The day the IGCs had their picnic

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Apparently yesterday was the day the IGCs had their picnic or whatever they do when they congregate at some legal temple in the City.

The IGC’s – let’s be reminded – were set up by Government to keep the insurers from the grips of the Competition Commission following the harrowing findings of the Office of Fair Trading. The OFT found that employers and employees were getting a thoroughly bad deal from many workplace pension providers and recommended independent governance of those providers as a last chance saloon.

Clearly enough time has ensued for the insurers to have returned to business as usual. The Governance Committees have been set up and chosen by the insurers with the help of headhunters – in the pay of the people who run the money for the insurers and (unsurprisingly), the boards are packed with faces who also appear on the boards of mastertrusts.

The magic circle of fund managers who provide services to the policies which ordinary people contract to include State Street which within the last two years  has been convicted of stealing money from occupational pension schemes such as Sainsburys and the Royal Mail. As I reported recently, State Street are the lead  investment manager for Scottish Widows and master trust Peoples Pension, the Governance committees of which are headed by the same person Babloo Ramamurthy.

Pitmans and PLSA DC head honcho Richard Butcher appears on a large number of IGC boards as well as sitting as a trustee to mastertrusts (though less since the demise of GenLife). It was his tweet that alerted me to whatever was going on in the City yesterday

Well the OFT and the Government and the FCA were all pretty clear that the IGCs are there to promote the interests of members or (more rightly) policyholders.

But this is all a little too difficult for the IGCs. So rather than find ways to engage , educate and empower policyholders to save, the consensus is that IGCs are really about compliance with whatever rules the FCA sets.

Despite the craving of the public to know what is going on with their money (see viewing figures for Martin and Paul Lewis), the IGCs have convinced themselves that whatever they produce will not not be read, and what is read, will not be understood.

Of course – if all you’ve ever known is how to hide behind compliance – then all you’ll ever produce is undigestible, complex, 50 page reports. Josephine Cumbo of the FT challenged the received idea.

At one point in last night’s debate on twitter a lawyer suggested that were the IGCs to issue a robust challenge to insurers and fund managers, they’d risk frightening people into opting out of pension saving.

Josephine Cumbo . would have none of that!

For it seems the IGCs have decided that business as usual is preferable to disturbing the status quo.

I cannot remember a spike in opt-outs when the OFT reported, indeed the general public seem much happier to know what they are buying and what it costs, especially if they have an independent and trusted expert showing them the way.

Surely this is what the IGCs are supposed to do, not act as a megaphone for the insurers and fund managers.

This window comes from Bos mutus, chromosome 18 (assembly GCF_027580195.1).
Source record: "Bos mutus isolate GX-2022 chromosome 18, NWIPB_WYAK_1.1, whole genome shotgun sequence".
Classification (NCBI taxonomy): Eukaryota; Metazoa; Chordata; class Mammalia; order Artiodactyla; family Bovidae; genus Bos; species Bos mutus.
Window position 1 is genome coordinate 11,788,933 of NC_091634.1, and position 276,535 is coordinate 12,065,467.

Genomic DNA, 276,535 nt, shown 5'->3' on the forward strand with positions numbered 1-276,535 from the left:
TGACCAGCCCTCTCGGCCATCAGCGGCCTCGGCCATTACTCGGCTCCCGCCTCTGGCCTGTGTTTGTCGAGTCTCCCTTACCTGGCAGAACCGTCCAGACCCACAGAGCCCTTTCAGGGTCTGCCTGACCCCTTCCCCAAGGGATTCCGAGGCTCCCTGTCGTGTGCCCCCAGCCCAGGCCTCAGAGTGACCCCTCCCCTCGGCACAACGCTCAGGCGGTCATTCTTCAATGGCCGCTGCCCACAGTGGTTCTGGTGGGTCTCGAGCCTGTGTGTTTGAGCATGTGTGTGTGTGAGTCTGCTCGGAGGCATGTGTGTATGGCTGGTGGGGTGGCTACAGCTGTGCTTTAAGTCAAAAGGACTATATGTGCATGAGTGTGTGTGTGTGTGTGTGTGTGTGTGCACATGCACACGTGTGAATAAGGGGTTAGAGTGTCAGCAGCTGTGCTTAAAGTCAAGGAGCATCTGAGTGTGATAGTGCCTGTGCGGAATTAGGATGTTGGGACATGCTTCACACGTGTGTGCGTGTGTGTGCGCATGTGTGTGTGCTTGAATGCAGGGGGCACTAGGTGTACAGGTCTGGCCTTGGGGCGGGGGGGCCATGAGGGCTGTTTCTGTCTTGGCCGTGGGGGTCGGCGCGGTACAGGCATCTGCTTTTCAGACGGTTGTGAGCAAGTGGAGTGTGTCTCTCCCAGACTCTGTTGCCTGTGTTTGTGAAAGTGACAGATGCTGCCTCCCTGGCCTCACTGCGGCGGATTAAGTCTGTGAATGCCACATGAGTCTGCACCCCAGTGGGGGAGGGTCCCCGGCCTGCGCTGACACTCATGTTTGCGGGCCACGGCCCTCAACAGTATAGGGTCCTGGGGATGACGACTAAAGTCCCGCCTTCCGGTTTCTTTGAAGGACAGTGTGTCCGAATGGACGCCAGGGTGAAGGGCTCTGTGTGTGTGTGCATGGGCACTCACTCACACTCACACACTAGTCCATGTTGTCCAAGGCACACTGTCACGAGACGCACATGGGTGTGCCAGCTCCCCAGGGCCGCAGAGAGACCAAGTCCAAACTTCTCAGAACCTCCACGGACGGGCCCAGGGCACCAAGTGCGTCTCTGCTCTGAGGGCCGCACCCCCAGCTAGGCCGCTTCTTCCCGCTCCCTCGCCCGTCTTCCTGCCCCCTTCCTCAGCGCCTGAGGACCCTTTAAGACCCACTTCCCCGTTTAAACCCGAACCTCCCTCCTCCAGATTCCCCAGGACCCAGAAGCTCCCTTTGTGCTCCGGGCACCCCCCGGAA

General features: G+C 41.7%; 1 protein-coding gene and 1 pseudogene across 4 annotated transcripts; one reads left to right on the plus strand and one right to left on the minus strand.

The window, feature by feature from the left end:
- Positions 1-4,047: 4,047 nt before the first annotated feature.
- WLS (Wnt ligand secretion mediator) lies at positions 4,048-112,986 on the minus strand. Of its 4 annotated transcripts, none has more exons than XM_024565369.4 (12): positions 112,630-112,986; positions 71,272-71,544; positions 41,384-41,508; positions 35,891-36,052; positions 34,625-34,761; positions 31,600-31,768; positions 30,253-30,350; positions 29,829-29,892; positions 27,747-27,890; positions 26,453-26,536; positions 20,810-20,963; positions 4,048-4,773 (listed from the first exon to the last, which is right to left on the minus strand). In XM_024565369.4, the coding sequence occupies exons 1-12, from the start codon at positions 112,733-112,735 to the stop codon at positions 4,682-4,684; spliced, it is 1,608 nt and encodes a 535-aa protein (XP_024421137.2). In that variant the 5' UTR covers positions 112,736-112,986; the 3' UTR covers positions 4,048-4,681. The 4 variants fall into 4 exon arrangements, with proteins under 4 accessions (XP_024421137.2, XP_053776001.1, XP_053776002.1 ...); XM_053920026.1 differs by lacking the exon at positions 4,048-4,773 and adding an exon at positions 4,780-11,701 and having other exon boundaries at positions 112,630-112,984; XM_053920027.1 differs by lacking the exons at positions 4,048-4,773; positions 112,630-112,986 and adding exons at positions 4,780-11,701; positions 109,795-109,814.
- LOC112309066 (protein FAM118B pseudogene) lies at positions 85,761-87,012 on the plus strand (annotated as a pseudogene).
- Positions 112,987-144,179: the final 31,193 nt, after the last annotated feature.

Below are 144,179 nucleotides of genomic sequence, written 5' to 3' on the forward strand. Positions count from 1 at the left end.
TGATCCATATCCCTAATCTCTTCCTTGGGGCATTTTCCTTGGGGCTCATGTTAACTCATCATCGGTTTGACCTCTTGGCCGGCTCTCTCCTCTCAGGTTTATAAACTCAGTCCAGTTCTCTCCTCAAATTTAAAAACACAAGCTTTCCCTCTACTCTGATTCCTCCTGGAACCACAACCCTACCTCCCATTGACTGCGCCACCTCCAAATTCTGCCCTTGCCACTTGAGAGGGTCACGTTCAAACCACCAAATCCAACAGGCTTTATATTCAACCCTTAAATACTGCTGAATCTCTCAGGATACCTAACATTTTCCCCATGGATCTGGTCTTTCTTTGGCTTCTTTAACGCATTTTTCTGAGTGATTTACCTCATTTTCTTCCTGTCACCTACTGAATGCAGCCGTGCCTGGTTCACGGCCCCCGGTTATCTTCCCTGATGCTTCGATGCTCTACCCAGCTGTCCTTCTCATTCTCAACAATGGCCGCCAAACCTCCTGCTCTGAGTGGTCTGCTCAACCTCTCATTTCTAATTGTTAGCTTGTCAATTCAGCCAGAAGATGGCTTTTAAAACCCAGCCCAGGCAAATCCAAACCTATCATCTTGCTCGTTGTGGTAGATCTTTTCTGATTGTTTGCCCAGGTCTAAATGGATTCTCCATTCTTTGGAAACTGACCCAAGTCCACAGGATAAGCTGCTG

Jo Cumbo went so far as to engage with Steve Webb (well almost!)

If you press the link on Jo’s last tweet you can see a great many more tweets from a number of participants – voices that should be heard by the IGC boards.

There are voices missing from the IGCs , they include the voice of Josephine Cumbo but also a number of genuine consumer champions who understand what value for money means.

David Pitt-Watson

Dr Chris Sier

Norma Cohen

Nigel Stanley

Steve Webb

Gregg McClymont

Mick McAteer

Con Keating

Emmy Labovitch

Paul Lewis

Martin Lewis

Andrew Young

To name but twelve.

 

These are not people who will be seen on the boards because they are genuinely unconflicted and can speak for the interests of the policyholder.

If you were, like Rene Poisson,  for 20 years MD of  JP Morgan Fund Managers  you might have difficulty managing conflicts of interests with a portfolio of jobs that includes

Chair of the Advisory Committee for Five Arrows Credit Solutions

Chair of the JP Morgan UK Pension Plan and its Investment Committee

Chair of Standard Life Assurance Ltd’s Independent Governance Committee

Trustee Director of the Standard Life Master Trust

Director of the Universities Superannuation Scheme and Chair of its Remuneration Committee

Director of Stemcor Holdings Ltd and Chair of the Remuneration Committee

The reality is that most of these IGC members are part-timers and use their busy portfolios as an excuse not to exercise any pressure on the insurers and their suppliers

As Richard Butcher tweeted last night

So there we have it, a bunch of part-timers, worried about criticising  the people who pay them and scared of upsetting policyholders by telling them what is going on.

This is pretty vapid stuff and if the FCA had a mind, it would re-read the OFT report which spawned IGCs and ask itself whether it hasn’t just created another talking shop paid for by the people it was designed to protect.

I will not mince words, what we saw on twitter last night was disgraceful and what we are seeing as DC Governance is generally so poor (by comparison with what we see in the USA, Canada and Europe) that something needs to be done.

We need these IGCs to be populated by people with the independence, character and perception to stand up to the vested interests intent on maintaining poor value for money for the consumer. We clearly are a long way from there right now.

About henry tapper

Founder of the Pension PlayPen, Director of First Actuarial, partner of Stella, father of Olly . I am the Pension Plowman
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